Turkey, China, India and others are among the countries that might be interested in a SWIFT alternative, as Russian President Vladimir Putin pointed out in a speech earlier this month, the US’s willingness to blithely sanction countries from Iran to Venezuela and beyond will eventually rebound on the US economy by undermining the dollar’s status as the world’s reserve currency.

To be sure, the Russians aren’t the only ones building a SWIFT alternative to help avoid US sanctions. Russia and China, along with the European Union are launching an interbank payments network known as the Special Purpose Vehicle to help companies pursue “legitimate business with Iran” in defiance of US sanctions.

Given its status as a major energy exporter, Russia has leverage that could help attract partners to its new SWIFT alternative. For one, much of Europe is dependent on Russian natural gas and oil.

And as Russian trade with other US rivals increases, Moscow’s payments network will look increasingly attractive,particularly if buyers of Russian crude have no other alternatives to pay for their goods.

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US leaving INF will put nuclear non-proliferation at risk & may lead to ‘complete chaos’

The US is pulling out of a nuclear missile pact with Russia. The Intermediate-Range Nuclear Forces Treaty requires both countries to eliminate their short and medium-range atomic missiles.

The Duran

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Via RT


If the US ditches the Intermediate-Range Nuclear Forces Treaty (INF), it could collapse the entire nuclear non-proliferation system, and bring nuclear war even closer, Russian officials warn.

By ending the INF, Washington risks creating a domino effect which could endanger other landmark deals like the Strategic Arms Reduction Treaty (START) and collapse the existing non-proliferation mechanism as we know it, senior lawmaker Konstantin Kosachev said on Sunday.

The current iteration of the START treaty, which limits the deployment of all types of nuclear weapons, is due to expire in 2021. Kosachev, who chairs the Parliament’s Upper House Foreign Affairs Committee, warned that such an outcome pits mankind against “complete chaos in terms of nuclear weapons.”

“Now the US Western allies face a choice: either embarking on the same path, possibly leading to new war, or siding with common sense, at least for the sake of their self-preservation instinct.”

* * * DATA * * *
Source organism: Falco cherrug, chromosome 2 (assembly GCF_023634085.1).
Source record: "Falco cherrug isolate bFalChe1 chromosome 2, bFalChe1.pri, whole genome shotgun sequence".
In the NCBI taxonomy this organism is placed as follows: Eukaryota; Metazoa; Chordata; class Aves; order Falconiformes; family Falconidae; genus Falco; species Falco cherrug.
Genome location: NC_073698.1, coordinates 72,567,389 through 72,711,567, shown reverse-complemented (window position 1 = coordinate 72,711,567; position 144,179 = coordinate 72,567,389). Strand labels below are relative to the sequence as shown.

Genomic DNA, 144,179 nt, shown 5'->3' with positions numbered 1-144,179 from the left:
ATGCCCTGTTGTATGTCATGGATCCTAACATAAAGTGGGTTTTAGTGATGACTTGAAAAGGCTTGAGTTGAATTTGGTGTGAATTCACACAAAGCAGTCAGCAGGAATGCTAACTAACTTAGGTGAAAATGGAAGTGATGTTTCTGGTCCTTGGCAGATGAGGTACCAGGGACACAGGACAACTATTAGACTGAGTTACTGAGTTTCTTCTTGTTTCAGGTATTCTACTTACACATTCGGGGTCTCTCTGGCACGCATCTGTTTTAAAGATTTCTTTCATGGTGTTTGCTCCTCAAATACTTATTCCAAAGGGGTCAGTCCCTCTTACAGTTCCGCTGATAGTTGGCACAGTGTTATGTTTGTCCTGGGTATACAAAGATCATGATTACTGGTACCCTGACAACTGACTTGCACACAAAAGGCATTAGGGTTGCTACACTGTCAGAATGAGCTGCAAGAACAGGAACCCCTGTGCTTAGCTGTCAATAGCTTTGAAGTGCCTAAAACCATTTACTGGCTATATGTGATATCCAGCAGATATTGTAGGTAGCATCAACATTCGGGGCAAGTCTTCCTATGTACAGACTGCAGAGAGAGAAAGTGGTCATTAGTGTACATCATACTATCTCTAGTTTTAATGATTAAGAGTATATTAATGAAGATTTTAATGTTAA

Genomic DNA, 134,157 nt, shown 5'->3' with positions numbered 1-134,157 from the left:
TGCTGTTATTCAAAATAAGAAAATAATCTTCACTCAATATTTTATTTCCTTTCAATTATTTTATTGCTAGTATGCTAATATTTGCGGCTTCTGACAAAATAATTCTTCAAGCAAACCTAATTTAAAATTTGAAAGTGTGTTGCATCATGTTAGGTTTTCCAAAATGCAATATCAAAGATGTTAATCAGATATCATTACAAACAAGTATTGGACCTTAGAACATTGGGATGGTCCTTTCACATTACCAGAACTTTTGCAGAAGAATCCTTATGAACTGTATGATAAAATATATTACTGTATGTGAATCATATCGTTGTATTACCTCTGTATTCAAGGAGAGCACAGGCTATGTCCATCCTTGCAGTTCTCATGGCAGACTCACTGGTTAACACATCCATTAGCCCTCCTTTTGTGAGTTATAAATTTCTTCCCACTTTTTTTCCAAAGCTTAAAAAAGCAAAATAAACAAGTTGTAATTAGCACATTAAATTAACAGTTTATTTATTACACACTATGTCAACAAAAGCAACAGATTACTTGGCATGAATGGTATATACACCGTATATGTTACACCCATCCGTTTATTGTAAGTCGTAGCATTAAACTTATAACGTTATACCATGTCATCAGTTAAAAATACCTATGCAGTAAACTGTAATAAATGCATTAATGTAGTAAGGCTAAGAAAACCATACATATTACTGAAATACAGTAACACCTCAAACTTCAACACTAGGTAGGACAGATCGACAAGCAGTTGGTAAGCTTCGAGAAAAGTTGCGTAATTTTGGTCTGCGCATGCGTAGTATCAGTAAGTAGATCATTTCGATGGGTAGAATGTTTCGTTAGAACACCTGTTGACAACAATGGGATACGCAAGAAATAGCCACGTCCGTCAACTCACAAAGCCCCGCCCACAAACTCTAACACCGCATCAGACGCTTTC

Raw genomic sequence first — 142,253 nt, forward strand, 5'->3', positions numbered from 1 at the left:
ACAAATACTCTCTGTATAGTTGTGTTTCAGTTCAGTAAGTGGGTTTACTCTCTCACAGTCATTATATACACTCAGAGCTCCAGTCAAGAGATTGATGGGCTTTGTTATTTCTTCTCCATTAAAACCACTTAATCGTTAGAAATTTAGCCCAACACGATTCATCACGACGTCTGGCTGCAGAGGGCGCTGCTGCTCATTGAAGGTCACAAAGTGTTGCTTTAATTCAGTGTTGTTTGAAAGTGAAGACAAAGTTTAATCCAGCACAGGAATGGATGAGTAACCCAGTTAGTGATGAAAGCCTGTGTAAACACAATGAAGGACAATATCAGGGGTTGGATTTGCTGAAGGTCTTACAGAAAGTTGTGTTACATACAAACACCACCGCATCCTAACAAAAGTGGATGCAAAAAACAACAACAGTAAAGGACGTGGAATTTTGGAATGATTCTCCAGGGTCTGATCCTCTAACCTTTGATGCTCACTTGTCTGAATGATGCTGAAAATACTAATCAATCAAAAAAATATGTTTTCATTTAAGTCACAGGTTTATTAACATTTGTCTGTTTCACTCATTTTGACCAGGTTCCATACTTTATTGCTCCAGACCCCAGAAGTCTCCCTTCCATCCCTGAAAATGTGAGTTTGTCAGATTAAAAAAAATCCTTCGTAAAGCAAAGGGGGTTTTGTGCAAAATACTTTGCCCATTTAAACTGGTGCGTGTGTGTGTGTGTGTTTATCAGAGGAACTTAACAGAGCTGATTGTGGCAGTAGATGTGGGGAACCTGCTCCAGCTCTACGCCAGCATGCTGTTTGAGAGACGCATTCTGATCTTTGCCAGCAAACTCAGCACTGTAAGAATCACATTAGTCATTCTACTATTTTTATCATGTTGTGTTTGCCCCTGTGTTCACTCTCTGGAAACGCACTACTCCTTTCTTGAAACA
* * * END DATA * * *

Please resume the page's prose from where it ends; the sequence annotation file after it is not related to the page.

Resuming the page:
His remarks came after US President Donald Trump announced his intentions to “terminate” the INF, citing alleged violations of the deal by Russia.

Moscow has repeatedly denied undermining the treaty, pointing out that Trump has failed to produce any evidence of violations. Moreover, Russian officials insist that the deployment of US-made Mk 41 ground-based universal launching systems in Europe actually violates the agreement since the launchers are capable of firing mid-range cruise missiles.

Leonid Slutsky, who leads the Foreign Affairs Committee in parliament’s lower chamber, argued that Trump’s words are akin to placing “a huge mine under the whole disarmament process on the planet.”

The INF Treaty was signed in 1987 by then-President Ronald Reagan and Soviet leader Mikhail Gorbachev. The deal effectively bans the parties from having and developing short- and mid-range missiles of all types. According to the provisions, the US was obliged to destroy Pershing I and II launcher systems and BGM-109G Gryphon ground-launched cruise missiles. Moscow, meanwhile, pledged to remove the SS-20 and several other types of missiles from its nuclear arsenal.

Pershing missiles stationed in the US Army arsenal. © Hulton Archive / Getty Images ©

By scrapping the historic accord, Washington is trying to fulfill its “dream of a unipolar world,” a source within the Russian Foreign Ministry said.

“This decision fits into the US policy of ditching the international agreements which impose equal obligations on it and its partners, and render the ‘exceptionalism’ concept vulnerable.”

Deputy Foreign Minister Sergey Ryabkov denounced Trump’s threats as “blackmail” and said that Washington wants to dismantle the INF because it views the deal as a “problem” on its course for “total domination” in the military sphere.

The issue of nuclear arms treaties is too vital for national and global security to rush into hastily-made “emotional” decisions, the official explained. Russia is expecting to hear more on the US’ plans from Trump’s top security adviser, John Bolton, who is set to hold talks in Moscow tomorrow.

President Trump has been open about unilaterally pulling the US out of various international agreements if he deems them to be damaging to national interests. Earlier this year, Washington withdrew from the Joint Comprehensive Plan of Action (JCPOA) on the Iranian nuclear program. All other signatories to the landmark agreement, including Russia, China, and the EU, decided to stick to the deal, while blasting Trump for leaving.

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Kiev ‘Patriarch’ prepares to seize Moscow properties in Ukraine

Although Constantinople besought the Kiev church to stop property seizures, they were ignored and used, or perhaps, complicit.